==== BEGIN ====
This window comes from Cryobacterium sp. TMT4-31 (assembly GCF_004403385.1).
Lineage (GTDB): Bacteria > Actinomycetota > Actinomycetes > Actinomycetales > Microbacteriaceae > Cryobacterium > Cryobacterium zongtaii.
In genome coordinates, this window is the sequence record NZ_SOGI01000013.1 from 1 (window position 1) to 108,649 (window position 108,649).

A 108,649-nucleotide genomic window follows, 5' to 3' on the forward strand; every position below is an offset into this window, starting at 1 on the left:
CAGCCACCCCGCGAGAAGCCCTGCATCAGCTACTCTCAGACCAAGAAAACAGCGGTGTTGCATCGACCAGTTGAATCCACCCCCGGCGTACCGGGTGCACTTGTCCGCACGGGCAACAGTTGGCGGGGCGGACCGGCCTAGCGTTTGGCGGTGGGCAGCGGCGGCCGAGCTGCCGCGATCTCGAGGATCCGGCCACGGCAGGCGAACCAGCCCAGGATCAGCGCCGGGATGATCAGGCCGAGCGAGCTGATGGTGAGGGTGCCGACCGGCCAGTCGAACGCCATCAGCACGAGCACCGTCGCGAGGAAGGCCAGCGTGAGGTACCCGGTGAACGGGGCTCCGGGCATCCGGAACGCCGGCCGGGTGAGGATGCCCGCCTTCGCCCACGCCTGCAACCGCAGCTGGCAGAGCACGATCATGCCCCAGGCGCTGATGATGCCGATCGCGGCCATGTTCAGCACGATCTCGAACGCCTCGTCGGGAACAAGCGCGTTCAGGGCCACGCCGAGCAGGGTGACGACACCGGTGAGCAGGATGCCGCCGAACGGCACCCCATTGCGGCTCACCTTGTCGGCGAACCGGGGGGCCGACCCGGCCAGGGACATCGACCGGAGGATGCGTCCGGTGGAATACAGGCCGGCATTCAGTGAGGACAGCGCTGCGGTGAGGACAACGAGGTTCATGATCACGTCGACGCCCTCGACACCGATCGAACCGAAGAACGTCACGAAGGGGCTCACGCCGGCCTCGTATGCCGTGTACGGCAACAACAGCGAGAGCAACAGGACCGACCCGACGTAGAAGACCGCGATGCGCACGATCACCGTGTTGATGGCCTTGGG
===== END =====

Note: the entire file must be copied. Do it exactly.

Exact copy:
This window comes from Cryobacterium sp. TMT4-31 (assembly GCF_004403385.1).
Lineage (GTDB): Bacteria > Actinomycetota > Actinomycetes > Actinomycetales > Microbacteriaceae > Cryobacterium > Cryobacterium zongtaii.
In genome coordinates, this window is the sequence record NZ_SOGI01000013.1 from 1 (window position 1) to 108,649 (window position 108,649).

A 108,649-nucleotide genomic window follows, 5' to 3' on the forward strand; every position below is an offset into this window, starting at 1 on the left:
CAGCCACCCCGCGAGAAGCCCTGCATCAGCTACTCTCAGACCAAGAAAACAGCGGTGTTGCATCGACCAGTTGAATCCACCCCCGGCGTACCGGGTGCACTTGTCCGCACGGGCAACAGTTGGCGGGGCGGACCGGCCTAGCGTTTGGCGGTGGGCAGCGGCGGCCGAGCTGCCGCGATCTCGAGGATCCGGCCACGGCAGGCGAACCAGCCCAGGATCAGCGCCGGGATGATCAGGCCGAGCGAGCTGATGGTGAGGGTGCCGACCGGCCAGTCGAACGCCATCAGCACGAGCACCGTCGCGAGGAAGGCCAGCGTGAGGTACCCGGTGAACGGGGCTCCGGGCATCCGGAACGCCGGCCGGGTGAGGATGCCCGCCTTCGCCCACGCCTGCAACCGCAGCTGGCAGAGCACGATCATGCCCCAGGCGCTGATGATGCCGATCGCGGCCATGTTCAGCACGATCTCGAACGCCTCGTCGGGAACAAGCGCGTTCAGGGCCACGCCGAGCAGGGTGACGACACCGGTGAGCAGGATGCCGCCGAACGGCACCCCATTGCGGCTCACCTTGTCGGCGAACCGGGGGGCCGACCCGGCCAGGGACATCGACCGGAGGATGCGTCCGGTGGAATACAGGCCGGCATTCAGTGAGGACAGCGCTGCGGTGAGGACAACGAGGTTCATGATCACGTCGACGCCCTCGACACCGATCGAACCGAAGAACGTCACGAAGGGGCTCACGCCGGCCTCGTATGCCGTGTACGGCAACAACAGCGAGAGCAACAGGACCGACCCGACGTAGAAGACCGCGATGCGCACGATCACCGTGTTGATGGCCTTGGG